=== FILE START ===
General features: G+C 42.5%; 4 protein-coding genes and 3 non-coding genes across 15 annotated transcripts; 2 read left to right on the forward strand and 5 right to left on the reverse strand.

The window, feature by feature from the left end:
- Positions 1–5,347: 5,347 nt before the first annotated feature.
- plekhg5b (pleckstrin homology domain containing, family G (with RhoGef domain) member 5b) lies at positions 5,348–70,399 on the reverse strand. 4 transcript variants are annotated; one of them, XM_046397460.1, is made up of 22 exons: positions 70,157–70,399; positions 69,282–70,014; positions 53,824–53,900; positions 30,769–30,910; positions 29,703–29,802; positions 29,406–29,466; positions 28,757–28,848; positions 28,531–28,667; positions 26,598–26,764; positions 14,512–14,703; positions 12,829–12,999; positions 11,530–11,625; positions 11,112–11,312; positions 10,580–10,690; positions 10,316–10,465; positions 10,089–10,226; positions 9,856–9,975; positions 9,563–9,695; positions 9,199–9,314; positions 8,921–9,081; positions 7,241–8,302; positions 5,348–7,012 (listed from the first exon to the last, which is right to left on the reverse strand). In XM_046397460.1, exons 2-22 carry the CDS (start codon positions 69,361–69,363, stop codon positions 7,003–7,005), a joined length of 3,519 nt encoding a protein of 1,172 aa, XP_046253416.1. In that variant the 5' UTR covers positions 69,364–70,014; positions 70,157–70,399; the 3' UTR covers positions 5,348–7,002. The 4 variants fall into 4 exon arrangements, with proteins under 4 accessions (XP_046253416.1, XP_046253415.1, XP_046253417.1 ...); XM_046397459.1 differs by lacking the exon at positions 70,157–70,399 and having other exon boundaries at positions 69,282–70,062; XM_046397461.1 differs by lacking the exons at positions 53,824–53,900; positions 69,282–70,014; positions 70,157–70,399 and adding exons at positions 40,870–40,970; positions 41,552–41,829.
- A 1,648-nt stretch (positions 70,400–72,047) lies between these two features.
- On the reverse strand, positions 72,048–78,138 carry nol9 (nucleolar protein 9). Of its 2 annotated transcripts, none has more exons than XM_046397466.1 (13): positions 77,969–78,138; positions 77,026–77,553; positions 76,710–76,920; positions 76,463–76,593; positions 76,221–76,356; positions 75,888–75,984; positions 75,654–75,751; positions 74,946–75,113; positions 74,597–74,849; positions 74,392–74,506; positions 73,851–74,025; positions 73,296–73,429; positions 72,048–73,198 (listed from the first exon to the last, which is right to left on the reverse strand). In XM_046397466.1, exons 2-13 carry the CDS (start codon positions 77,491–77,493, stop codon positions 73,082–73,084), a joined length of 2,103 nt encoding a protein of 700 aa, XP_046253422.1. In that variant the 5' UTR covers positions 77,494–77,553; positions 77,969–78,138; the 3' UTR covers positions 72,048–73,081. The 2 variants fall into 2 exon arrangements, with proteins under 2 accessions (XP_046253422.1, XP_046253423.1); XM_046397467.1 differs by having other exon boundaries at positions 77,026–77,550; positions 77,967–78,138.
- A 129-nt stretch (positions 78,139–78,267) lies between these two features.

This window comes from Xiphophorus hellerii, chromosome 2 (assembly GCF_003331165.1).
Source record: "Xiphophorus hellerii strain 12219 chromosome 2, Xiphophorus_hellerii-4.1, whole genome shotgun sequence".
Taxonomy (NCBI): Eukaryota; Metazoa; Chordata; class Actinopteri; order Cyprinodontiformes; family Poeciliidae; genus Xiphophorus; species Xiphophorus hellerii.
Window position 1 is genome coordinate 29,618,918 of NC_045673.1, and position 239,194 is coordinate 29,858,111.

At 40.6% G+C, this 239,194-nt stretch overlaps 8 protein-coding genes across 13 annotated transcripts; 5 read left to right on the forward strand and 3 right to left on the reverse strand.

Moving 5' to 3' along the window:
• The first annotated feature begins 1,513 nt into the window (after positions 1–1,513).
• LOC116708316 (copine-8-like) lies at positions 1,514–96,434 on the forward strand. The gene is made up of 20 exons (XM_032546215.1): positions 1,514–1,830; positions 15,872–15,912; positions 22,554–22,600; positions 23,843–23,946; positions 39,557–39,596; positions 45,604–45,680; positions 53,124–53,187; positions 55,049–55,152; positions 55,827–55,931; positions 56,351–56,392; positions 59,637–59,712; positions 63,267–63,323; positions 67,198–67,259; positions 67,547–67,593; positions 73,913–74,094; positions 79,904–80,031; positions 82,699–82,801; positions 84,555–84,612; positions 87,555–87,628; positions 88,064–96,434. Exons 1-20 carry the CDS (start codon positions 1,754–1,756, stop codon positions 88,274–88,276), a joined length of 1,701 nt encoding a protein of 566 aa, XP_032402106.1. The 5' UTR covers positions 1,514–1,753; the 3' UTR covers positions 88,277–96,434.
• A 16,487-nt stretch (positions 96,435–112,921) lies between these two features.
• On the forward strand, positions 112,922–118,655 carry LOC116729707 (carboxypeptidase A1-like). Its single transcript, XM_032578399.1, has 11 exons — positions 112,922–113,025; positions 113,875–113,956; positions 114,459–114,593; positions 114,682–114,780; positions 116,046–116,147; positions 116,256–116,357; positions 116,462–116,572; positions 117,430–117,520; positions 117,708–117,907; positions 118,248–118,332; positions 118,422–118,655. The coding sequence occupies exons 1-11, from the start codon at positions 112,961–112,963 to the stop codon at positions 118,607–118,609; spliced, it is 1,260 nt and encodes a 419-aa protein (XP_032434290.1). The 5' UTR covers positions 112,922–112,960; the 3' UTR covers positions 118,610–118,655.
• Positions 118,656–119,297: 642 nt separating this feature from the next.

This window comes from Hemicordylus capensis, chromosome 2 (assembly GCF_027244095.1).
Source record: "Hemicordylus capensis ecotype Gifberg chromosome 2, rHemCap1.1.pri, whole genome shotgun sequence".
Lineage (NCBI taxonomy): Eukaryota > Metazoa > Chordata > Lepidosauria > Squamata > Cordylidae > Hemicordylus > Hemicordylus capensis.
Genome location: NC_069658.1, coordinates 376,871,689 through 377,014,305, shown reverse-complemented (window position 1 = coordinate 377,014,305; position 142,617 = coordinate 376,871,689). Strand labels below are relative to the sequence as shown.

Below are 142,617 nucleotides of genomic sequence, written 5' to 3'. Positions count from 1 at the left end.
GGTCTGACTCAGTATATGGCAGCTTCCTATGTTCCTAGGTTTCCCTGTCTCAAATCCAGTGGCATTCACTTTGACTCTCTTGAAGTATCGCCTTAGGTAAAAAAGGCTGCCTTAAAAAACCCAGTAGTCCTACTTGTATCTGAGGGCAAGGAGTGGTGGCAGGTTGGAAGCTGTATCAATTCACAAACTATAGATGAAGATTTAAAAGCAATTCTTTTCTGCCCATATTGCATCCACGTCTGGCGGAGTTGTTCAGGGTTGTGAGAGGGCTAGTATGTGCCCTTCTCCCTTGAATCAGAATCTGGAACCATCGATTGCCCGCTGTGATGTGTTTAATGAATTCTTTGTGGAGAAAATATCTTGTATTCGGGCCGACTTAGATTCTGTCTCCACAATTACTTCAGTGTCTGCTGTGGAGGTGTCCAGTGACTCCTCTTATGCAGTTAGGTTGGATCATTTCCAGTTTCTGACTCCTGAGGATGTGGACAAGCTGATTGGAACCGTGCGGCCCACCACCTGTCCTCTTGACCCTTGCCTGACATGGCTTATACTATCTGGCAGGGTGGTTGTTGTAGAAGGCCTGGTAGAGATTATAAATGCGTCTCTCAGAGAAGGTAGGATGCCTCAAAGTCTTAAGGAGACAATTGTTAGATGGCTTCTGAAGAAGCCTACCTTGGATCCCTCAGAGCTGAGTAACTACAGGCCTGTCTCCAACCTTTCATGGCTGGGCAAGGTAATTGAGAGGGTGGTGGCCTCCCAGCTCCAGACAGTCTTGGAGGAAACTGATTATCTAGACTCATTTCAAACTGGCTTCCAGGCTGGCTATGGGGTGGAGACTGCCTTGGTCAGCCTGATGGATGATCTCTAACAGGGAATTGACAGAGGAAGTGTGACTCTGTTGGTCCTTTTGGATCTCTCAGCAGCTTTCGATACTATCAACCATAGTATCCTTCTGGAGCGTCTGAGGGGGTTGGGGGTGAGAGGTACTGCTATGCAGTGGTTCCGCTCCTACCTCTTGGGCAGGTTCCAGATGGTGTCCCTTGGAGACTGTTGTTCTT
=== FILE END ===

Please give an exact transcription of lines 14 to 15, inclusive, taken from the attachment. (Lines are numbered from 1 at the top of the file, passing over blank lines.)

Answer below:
• The first annotated feature begins 1,513 nt into the window (after positions 1–1,513).
• LOC116708316 (copine-8-like) lies at positions 1,514–96,434 on the forward strand. The gene is made up of 20 exons (XM_032546215.1): positions 1,514–1,830; positions 15,872–15,912; positions 22,554–22,600; positions 23,843–23,946; positions 39,557–39,596; positions 45,604–45,680; positions 53,124–53,187; positions 55,049–55,152; positions 55,827–55,931; positions 56,351–56,392; positions 59,637–59,712; positions 63,267–63,323; positions 67,198–67,259; positions 67,547–67,593; positions 73,913–74,094; positions 79,904–80,031; positions 82,699–82,801; positions 84,555–84,612; positions 87,555–87,628; positions 88,064–96,434. Exons 1-20 carry the CDS (start codon positions 1,754–1,756, stop codon positions 88,274–88,276), a joined length of 1,701 nt encoding a protein of 566 aa, XP_032402106.1. The 5' UTR covers positions 1,514–1,753; the 3' UTR covers positions 88,277–96,434.